U.S. inflation data stays unchanged as markets wait for Fed chair

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U.S. inflation data stays unchanged as markets wait for Fed chair

Kiwi holds most of its gains on RBNZ increase speculation

The euro held steady against the dollar on Tuesday and most currency pairs were little changed as traders waited for U.S. inflation data later in the week and more clues from central bank governors over the direction of interest rates.

After central banks sought to push back against rising rate increase expectations last week, pound and euro settled back into another spell of low volatility.

The dollar index was not changed on the day, and the euro stood at $1.1581, unchanged on the day.

Adam Cole, currency analyst at RBC Capital Markets, remains constructive on the dollar. The story is based on a purely vanilla nominal rates story that shows his prediction that the disagreements with the U.S. would soon shrink, supporting the dollar.

He said that we will get better direction when we get to the U.S. CPI.

The data shows that the U.S. consumer price galloped, and Chinese factory gate prices soared in October.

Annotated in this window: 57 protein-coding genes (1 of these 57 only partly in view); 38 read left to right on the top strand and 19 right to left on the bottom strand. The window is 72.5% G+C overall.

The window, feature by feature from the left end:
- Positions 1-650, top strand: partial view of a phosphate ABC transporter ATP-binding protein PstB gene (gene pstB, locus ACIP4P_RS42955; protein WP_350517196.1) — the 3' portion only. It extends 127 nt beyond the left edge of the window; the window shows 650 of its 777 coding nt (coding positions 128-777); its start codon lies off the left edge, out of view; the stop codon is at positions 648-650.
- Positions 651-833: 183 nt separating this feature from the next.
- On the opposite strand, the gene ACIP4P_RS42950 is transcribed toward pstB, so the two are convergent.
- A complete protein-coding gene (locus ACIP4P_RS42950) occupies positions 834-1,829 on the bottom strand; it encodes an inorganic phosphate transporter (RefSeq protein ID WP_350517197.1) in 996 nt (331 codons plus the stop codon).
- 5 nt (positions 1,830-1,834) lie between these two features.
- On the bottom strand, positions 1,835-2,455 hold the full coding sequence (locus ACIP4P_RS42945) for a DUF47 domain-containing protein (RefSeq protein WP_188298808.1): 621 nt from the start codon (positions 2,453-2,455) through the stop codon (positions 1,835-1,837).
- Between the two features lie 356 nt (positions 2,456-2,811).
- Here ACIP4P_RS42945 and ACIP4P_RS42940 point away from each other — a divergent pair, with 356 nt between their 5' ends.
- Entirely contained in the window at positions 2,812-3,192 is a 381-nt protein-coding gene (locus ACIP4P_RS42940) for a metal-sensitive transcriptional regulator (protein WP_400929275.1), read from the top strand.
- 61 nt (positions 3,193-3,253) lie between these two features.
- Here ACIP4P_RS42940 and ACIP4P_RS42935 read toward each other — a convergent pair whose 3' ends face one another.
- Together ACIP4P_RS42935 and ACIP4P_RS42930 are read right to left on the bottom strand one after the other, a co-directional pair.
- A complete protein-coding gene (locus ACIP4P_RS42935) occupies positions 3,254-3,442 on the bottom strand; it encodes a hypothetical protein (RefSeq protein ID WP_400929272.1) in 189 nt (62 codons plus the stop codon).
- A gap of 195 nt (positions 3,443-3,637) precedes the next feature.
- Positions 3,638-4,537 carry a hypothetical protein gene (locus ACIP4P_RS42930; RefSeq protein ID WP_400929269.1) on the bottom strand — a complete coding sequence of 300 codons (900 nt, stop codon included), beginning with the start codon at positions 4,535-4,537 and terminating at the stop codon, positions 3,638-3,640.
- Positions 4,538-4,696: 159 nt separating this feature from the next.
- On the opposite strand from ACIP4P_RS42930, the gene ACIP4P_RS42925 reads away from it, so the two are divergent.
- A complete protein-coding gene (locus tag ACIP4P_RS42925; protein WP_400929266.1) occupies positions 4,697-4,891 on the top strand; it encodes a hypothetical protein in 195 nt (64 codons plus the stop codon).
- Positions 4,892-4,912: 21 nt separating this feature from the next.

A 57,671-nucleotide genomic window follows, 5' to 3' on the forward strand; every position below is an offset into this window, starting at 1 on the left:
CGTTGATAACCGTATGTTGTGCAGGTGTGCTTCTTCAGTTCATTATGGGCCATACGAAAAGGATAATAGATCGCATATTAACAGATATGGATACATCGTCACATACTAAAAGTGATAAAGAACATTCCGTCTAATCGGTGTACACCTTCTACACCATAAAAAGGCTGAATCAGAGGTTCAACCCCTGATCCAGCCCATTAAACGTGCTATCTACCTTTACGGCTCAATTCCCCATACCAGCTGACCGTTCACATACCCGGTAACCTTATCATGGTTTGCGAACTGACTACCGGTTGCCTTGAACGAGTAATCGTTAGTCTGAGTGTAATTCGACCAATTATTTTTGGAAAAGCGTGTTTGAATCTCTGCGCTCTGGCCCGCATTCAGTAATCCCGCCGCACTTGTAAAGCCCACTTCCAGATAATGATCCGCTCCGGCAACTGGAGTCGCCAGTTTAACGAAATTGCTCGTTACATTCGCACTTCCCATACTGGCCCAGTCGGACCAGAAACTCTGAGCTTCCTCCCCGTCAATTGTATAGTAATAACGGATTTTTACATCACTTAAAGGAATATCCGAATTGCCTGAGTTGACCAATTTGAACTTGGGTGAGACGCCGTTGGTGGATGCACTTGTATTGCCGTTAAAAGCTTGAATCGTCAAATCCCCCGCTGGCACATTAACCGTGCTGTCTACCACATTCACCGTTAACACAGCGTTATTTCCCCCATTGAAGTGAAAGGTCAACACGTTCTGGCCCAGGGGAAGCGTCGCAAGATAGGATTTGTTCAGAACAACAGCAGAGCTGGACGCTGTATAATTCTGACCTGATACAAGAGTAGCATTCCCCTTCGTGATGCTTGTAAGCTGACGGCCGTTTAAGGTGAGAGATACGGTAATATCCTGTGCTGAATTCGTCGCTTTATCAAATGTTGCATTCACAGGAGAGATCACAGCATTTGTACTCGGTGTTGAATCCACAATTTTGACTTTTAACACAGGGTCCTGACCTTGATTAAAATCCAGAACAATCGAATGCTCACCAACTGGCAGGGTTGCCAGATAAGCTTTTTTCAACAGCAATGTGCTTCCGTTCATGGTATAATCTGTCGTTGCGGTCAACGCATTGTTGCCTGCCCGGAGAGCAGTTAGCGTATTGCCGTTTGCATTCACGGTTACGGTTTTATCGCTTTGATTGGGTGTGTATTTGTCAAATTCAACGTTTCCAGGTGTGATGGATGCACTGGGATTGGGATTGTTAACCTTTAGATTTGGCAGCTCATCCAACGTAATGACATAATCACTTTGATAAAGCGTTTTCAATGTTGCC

A slew of central bankers are scheduled to speak later on Tuesday ahead of the inflation data, including European Central Bank President Christine Lagarde at 1300 GMT and Fed Chair Jerome Powell at 1400 GMT.

Standard Chartered strategists John Davies and Steve Englander said on a research note this week that they were expecting a rate increase from the Fed in 2022, down from a previous expectation of no hikes. The dollar is not changing their forecasts as the market pricing for future rate goes too aggressive. In other areas, the yen rose to a one-month high of 112.73 against the dollar, after hitting a four-year low last month. The dollar was down 0.2% on the day, leaving the euro down 0.2% on the day.

Sterling, hammered last week after the Bank of England's surprise decision to keep rates on hold, edged up 1% to $1.3577, recovering from the $1.3425 low hit on Friday.

The New Zealand dollar dropped 1% to a new number of dollars after jumping on Monday. It has drawing support from traders concerned that the Reserve Bank of New Zealand could raise rates by as much as 50 basis points bps later this month.

The risk-sensitive Australian dollar dropped by 0.2% to trade at $0.7407.

In the trading hours, it reached a record $68,564, pulling ether with a record $4,800 in Asian trading hours before going back to $67,615.